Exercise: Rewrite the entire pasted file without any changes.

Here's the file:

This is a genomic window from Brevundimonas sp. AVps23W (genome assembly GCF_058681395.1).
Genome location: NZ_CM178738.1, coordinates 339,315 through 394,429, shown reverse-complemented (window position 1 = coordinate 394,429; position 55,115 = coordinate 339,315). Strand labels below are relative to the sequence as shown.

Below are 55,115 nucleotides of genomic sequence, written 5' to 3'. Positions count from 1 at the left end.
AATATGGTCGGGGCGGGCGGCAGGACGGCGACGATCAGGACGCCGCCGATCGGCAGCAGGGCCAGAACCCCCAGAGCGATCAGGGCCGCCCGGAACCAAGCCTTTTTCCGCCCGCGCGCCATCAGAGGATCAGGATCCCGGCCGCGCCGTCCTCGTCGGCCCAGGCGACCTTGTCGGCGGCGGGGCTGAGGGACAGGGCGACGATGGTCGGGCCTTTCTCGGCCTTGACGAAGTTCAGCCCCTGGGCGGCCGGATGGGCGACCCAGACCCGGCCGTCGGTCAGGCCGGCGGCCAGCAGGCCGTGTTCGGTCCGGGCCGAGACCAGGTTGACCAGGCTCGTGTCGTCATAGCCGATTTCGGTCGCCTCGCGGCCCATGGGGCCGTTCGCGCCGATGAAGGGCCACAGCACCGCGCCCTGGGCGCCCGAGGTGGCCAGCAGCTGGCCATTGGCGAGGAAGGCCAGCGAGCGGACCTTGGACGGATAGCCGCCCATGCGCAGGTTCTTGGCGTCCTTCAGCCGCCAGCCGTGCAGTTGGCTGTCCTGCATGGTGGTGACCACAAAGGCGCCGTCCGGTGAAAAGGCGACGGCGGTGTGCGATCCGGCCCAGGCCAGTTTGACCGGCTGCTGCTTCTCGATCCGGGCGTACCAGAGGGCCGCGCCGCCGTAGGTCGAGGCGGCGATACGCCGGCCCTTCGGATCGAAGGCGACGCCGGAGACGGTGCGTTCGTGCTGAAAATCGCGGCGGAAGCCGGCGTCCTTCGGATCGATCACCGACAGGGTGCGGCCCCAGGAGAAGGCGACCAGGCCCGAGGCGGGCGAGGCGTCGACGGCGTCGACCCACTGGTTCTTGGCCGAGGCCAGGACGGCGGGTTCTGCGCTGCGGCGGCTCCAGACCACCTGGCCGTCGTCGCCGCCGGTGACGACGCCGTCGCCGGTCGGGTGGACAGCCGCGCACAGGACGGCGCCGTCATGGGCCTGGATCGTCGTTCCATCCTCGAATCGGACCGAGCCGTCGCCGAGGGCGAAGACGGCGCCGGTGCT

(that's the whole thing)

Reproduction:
This is a genomic window from Brevundimonas sp. AVps23W (genome assembly GCF_058681395.1).
Genome location: NZ_CM178738.1, coordinates 339,315 through 394,429, shown reverse-complemented (window position 1 = coordinate 394,429; position 55,115 = coordinate 339,315). Strand labels below are relative to the sequence as shown.

Below are 55,115 nucleotides of genomic sequence, written 5' to 3'. Positions count from 1 at the left end.
AATATGGTCGGGGCGGGCGGCAGGACGGCGACGATCAGGACGCCGCCGATCGGCAGCAGGGCCAGAACCCCCAGAGCGATCAGGGCCGCCCGGAACCAAGCCTTTTTCCGCCCGCGCGCCATCAGAGGATCAGGATCCCGGCCGCGCCGTCCTCGTCGGCCCAGGCGACCTTGTCGGCGGCGGGGCTGAGGGACAGGGCGACGATGGTCGGGCCTTTCTCGGCCTTGACGAAGTTCAGCCCCTGGGCGGCCGGATGGGCGACCCAGACCCGGCCGTCGGTCAGGCCGGCGGCCAGCAGGCCGTGTTCGGTCCGGGCCGAGACCAGGTTGACCAGGCTCGTGTCGTCATAGCCGATTTCGGTCGCCTCGCGGCCCATGGGGCCGTTCGCGCCGATGAAGGGCCACAGCACCGCGCCCTGGGCGCCCGAGGTGGCCAGCAGCTGGCCATTGGCGAGGAAGGCCAGCGAGCGGACCTTGGACGGATAGCCGCCCATGCGCAGGTTCTTGGCGTCCTTCAGCCGCCAGCCGTGCAGTTGGCTGTCCTGCATGGTGGTGACCACAAAGGCGCCGTCCGGTGAAAAGGCGACGGCGGTGTGCGATCCGGCCCAGGCCAGTTTGACCGGCTGCTGCTTCTCGATCCGGGCGTACCAGAGGGCCGCGCCGCCGTAGGTCGAGGCGGCGATACGCCGGCCCTTCGGATCGAAGGCGACGCCGGAGACGGTGCGTTCGTGCTGAAAATCGCGGCGGAAGCCGGCGTCCTTCGGATCGATCACCGACAGGGTGCGGCCCCAGGAGAAGGCGACCAGGCCCGAGGCGGGCGAGGCGTCGACGGCGTCGACCCACTGGTTCTTGGCCGAGGCCAGGACGGCGGGTTCTGCGCTGCGGCGGCTCCAGACCACCTGGCCGTCGTCGCCGCCGGTGACGACGCCGTCGCCGGTCGGGTGGACAGCCGCGCACAGGACGGCGCCGTCATGGGCCTGGATCGTCGTTCCATCCTCGAATCGGACCGAGCCGTCGCCGAGGGCGAAGACGGCGCCGGTGCT